Yes. I was continually praying. I would often turn to the first chapter in Genesis, where we read: “And God said, Let us make man in our image, after our likeness: and let them have dominion over the fish of the sea, and over the fowl of the air, and over the cattle, and over all the earth, and over every creeping thing that creepeth upon the earth” (Gen. 1:26). I could demonstrate dominion in my ski racing, as there were always different challenges -- the run, the people, the weather, etc. I also used, “And God saw every thing that he had made, and, behold, it was very good” (1:31). I had a lot of crashes and injuries, but I was always healed through prayer to God, which was Bible-based, within a matter of a day or two. I was healed of broken teeth, a broken thumb, a broken nose, a compressed back, concussions, and more. (Read about one such incredible healing.) The Bible challenged me to do what Jesus told us to do: “Let your light so shine before men, that they may see your good works, and glorify your Father which is in heaven” (Matt. 5:16). That is a theme I’ve had throughout my life. I want to be one of those people who lets my light shine in all situations. And it was neat to do it through ski racing. I’ve gotten many awards from sportsmanship awards (I got a toilet seat one year because I had crashed so many times but kept on going) to most valuable skier awards. People recognized that it was about more than just winning. I may not have gone to the Olympics, but I know I was a positive example for the team, younger racers, and sometimes even the coaches.
How do you know you’ve had a good impact?
It goes back to the Bible and my purpose, or theme, for being wherever I am -- letting my light shine. The one constant when I’ve left somewhere is that people have said to me, “We will miss your presence” -- not the expertise you brought, or the trophies won for us, or your eloquence. I’ve been told I’m someone who’s motivated myself and others to do their best. I saw that in ski racing, too. Those of us who raced together are still friendly, and we still have respect for each other and who we are.
How has your sports career influenced your business career?
I credit sports and ski racing for giving me the ability not to be limited by obstacles. You’re constantly faced with what you think are your own limitations, team limitations, or your own desire. Yet, you’re challenged with sports to push beyond those, compete anyway, and do the best you can. That’s a valuable lesson which is really important in the business world -- not to get stopped up by an obstacle, or by a seeming obstacle. Many obstacles look “real” but aren’t. Many are self-imposed or created by others. Overcoming these obstacles is how you pioneer a better path. I’ve used this philosophy as a basis for my leadership style.
What is your leadership style?
My leadership style has grown. People have said that I am a natural leader, but I never felt that I wanted to be one. In the past year or so, I’ve embraced the opportunity of being a leader, and I’ve taken courses to improve my understanding of my own style of leadership and to gain confidence in order to help others. Encouraging people and helping them think through obstacles is really important to me. Sometimes I see how to get through an obstacle right away, but they don’t see it yet. But I want them to see how to get through the obstacle, so it may take a lot of time, patience, and the willingness and ability to ask them the right questions. The other aspect of leadership for me is being transparent about where you want to go -- setting a path, letting people know what it is, and encouraging them to be a part of moving down the path. Leadership doesn’t always mean that you’re the first one there. It can be: here’s the path, and we’re going there together.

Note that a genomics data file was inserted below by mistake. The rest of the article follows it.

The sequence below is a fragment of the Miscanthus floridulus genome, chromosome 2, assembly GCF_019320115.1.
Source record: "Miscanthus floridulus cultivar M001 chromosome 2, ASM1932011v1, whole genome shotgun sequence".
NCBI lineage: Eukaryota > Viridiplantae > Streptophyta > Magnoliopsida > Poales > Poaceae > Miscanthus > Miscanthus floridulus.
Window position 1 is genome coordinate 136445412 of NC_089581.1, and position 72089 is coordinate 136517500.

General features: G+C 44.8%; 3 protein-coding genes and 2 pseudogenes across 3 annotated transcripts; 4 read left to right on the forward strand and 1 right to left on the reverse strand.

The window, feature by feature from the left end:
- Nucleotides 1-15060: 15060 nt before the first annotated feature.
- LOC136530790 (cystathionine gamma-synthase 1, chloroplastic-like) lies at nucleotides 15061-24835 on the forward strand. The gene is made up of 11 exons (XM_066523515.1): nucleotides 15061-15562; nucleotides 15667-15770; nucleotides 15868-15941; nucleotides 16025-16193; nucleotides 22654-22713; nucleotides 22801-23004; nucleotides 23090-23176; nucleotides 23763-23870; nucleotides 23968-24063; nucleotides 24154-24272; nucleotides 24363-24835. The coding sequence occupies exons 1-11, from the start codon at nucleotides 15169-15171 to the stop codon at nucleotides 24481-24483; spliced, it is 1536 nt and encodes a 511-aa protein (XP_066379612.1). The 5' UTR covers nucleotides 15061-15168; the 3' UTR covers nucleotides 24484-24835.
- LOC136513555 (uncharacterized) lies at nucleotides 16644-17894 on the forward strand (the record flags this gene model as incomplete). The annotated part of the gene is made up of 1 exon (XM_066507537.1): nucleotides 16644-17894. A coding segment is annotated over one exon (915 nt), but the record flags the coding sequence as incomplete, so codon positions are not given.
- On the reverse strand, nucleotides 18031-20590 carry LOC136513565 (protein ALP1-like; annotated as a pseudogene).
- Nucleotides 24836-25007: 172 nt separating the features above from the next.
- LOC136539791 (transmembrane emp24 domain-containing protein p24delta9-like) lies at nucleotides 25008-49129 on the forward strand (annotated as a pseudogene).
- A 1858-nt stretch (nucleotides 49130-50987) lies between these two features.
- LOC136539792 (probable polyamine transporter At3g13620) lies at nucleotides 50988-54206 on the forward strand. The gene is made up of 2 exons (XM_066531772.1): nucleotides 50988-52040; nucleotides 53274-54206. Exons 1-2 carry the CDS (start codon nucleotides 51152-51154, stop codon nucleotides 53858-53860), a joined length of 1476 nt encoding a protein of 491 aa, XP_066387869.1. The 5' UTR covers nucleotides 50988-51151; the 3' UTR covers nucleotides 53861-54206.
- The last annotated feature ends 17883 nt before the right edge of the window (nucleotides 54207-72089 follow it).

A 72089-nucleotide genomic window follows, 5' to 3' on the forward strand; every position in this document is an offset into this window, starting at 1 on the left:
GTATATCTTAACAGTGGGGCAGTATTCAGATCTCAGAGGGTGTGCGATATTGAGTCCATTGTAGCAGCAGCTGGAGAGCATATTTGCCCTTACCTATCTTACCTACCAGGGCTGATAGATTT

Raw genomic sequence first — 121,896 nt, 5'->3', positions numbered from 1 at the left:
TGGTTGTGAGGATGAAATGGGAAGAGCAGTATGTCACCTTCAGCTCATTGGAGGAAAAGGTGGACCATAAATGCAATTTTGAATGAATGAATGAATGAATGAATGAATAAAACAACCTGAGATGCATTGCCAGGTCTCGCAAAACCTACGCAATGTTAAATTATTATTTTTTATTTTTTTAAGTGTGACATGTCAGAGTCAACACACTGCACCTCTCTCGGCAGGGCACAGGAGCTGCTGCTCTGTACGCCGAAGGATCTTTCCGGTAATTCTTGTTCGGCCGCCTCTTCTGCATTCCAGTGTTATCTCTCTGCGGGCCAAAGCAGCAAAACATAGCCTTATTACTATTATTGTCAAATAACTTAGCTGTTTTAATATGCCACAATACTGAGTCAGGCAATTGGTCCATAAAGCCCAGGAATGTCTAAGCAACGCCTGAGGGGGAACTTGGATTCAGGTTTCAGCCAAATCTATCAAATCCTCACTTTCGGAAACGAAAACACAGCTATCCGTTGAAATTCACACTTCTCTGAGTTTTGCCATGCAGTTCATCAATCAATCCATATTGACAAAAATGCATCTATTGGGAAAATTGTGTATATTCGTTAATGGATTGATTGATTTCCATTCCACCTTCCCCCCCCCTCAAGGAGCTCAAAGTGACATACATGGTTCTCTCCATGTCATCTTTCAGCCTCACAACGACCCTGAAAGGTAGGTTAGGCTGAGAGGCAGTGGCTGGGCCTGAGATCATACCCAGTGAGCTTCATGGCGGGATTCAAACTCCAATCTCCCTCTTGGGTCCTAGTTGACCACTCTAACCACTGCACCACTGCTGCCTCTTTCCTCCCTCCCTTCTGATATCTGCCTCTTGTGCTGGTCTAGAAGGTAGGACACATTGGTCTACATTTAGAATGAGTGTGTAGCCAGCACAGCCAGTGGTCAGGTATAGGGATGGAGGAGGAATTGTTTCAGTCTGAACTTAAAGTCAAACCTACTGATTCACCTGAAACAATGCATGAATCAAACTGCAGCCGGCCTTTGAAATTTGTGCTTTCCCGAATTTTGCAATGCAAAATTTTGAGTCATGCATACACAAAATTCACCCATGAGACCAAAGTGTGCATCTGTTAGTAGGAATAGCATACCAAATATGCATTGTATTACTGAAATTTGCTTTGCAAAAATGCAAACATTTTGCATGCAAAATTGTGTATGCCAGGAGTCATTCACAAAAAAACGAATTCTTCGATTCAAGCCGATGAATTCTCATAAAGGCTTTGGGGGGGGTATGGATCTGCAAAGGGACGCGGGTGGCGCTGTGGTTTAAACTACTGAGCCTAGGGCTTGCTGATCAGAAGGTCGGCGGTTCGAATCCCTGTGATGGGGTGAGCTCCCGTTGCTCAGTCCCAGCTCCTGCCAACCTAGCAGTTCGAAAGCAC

What do you mean by the leader might not be the first one there?
I’m the Sales Director, so my job is to drive all the revenue for the organization, and yet, I’m not the person doing the selling. I have to set a path and encourage my team members to be the ones to go out and make the sale. They’re the first ones there, but I’m encouraging them. It’s hard, sometimes, for managers because we often have the urge to be the one who’s doing the work. But to me, great leaders are able to motivate the whole team to do the type of work you’d be doing. That way you build a stronger base from which an organization can grow. Also, a good leader has the ability to listen to ideas that come from others in the organization and put them into practice. Just last week, I had my own ideas of how to present a sponsorship opportunity to prospective advertisers. I laid out my concept for the team and then paused for a moment. I then asked if they had any different ideas, and they did. In fact, they came up with the ideas that made the most sense. I had opened up the conversation, but I wasn’t the first one to see the best way to achieve our goal.
That’s the beauty of collaboration, though. You put a lot of great thinkers together and come up with great ideas. It’s a great style of leadership.
I like it, but it’s not an easy style because the human ego doesn’t always feel like its leading. So I don’t think you see a lot of it in companies, and you certainly don’t see it everywhere. But I do think that it’s becoming more important in today’s business culture. There are a lot of talented people in the workplace. Yet, so many business leaders don’t ask their employees for what they’re thinking. They may ask for reports, but to the employee, reports don’t always tie in with doing something significant. I find this a bit surprising since many surveys point out that the number one thing individuals say that leads to job satisfaction is to do something that matters.
And, based on what you’ve said so far about your work with the Monitor, you obviously feel that you’re doing work that matters.